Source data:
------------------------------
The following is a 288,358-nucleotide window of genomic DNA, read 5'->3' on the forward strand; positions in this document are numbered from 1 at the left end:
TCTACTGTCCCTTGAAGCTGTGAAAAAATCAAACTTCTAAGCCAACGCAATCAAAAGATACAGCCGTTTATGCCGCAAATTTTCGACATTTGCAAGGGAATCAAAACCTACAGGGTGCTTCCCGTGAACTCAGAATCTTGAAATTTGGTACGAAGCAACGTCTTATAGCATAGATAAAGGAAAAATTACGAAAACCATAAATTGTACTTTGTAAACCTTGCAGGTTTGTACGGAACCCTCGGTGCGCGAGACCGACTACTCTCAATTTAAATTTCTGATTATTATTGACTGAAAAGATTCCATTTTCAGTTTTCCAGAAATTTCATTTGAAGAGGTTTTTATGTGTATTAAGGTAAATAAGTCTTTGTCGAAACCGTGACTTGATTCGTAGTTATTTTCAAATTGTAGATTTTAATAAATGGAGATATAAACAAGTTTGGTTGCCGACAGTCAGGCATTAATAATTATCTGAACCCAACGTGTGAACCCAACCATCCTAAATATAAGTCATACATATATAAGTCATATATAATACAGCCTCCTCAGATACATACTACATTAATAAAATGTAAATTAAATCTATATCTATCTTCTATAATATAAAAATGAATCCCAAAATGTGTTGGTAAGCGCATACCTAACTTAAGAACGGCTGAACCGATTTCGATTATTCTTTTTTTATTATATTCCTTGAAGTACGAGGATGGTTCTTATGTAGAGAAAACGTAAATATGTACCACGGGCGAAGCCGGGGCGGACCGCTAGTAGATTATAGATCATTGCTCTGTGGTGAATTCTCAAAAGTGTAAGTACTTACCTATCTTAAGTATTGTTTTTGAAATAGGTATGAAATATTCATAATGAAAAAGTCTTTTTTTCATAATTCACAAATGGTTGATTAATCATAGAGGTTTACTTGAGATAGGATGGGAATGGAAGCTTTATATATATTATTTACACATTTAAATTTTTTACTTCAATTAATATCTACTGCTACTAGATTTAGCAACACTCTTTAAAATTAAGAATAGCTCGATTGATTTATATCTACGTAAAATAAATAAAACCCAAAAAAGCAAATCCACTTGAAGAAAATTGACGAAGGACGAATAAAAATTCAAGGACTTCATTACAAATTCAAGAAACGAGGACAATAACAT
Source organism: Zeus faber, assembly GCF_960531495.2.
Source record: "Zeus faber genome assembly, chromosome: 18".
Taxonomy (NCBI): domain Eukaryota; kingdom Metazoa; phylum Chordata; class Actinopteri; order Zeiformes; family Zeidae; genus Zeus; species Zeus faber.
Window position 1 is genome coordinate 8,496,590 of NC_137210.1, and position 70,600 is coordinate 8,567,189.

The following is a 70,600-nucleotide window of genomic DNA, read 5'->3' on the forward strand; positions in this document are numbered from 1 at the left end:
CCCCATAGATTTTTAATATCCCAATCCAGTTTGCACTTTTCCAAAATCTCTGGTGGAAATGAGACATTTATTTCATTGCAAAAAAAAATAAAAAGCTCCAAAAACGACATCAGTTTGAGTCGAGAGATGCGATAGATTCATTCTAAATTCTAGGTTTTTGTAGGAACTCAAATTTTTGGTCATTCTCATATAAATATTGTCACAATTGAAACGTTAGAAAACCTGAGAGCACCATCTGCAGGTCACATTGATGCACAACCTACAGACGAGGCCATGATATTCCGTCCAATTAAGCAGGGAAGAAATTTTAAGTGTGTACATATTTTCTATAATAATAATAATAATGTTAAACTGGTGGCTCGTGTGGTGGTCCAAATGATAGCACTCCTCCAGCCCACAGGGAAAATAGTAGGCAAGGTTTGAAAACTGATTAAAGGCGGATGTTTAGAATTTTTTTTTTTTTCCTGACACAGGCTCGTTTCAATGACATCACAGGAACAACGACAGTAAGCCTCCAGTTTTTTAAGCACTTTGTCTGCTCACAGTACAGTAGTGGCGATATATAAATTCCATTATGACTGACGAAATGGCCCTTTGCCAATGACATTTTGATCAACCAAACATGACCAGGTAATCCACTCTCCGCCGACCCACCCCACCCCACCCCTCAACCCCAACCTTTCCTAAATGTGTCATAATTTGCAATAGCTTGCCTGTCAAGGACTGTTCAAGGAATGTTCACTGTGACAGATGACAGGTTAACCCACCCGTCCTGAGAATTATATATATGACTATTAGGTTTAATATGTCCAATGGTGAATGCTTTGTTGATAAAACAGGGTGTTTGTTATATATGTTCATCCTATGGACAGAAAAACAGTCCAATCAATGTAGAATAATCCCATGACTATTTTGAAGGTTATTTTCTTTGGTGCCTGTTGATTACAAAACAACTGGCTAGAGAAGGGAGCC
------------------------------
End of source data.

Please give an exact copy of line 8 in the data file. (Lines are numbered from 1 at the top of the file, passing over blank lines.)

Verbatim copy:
CCCCATAGATTTTTAATATCCCAATCCAGTTTGCACTTTTCCAAAATCTCTGGTGGAAATGAGACATTTATTTCATTGCAAAAAAAAATAAAAAGCTCCAAAAACGACATCAGTTTGAGTCGAGAGATGCGATAGATTCATTCTAAATTCTAGGTTTTTGTAGGAACTCAAATTTTTGGTCATTCTCATATAAATATTGTCACAATTGAAACGTTAGAAAACCTGAGAGCACCATCTGCAGGTCACATTGATGCACAACCTACAGACGAGGCCATGATATTCCGTCCAATTAAGCAGGGAAGAAATTTTAAGTGTGTACATATTTTCTATAATAATAATAATAATGTTAAACTGGTGGCTCGTGTGGTGGTCCAAATGATAGCACTCCTCCAGCCCACAGGGAAAATAGTAGGCAAGGTTTGAAAACTGATTAAAGGCGGATGTTTAGAATTTTTTTTTTTTTCCTGACACAGGCTCGTTTCAATGACATCACAGGAACAACGACAGTAAGCCTCCAGTTTTTTAAGCACTTTGTCTGCTCACAGTACAGTAGTGGCGATATATAAATTCCATTATGACTGACGAAATGGCCCTTTGCCAATGACATTTTGATCAACCAAACATGACCAGGTAATCCACTCTCCGCCGACCCACCCCACCCCACCCCTCAACCCCAACCTTTCCTAAATGTGTCATAATTTGCAATAGCTTGCCTGTCAAGGACTGTTCAAGGAATGTTCACTGTGACAGATGACAGGTTAACCCACCCGTCCTGAGAATTATATATATGACTATTAGGTTTAATATGTCCAATGGTGAATGCTTTGTTGATAAAACAGGGTGTTTGTTATATATGTTCATCCTATGGACAGAAAAACAGTCCAATCAATGTAGAATAATCCCATGACTATTTTGAAGGTTATTTTCTTTGGTGCCTGTTGATTACAAAACAACTGGCTAGAGAAGGGAGCC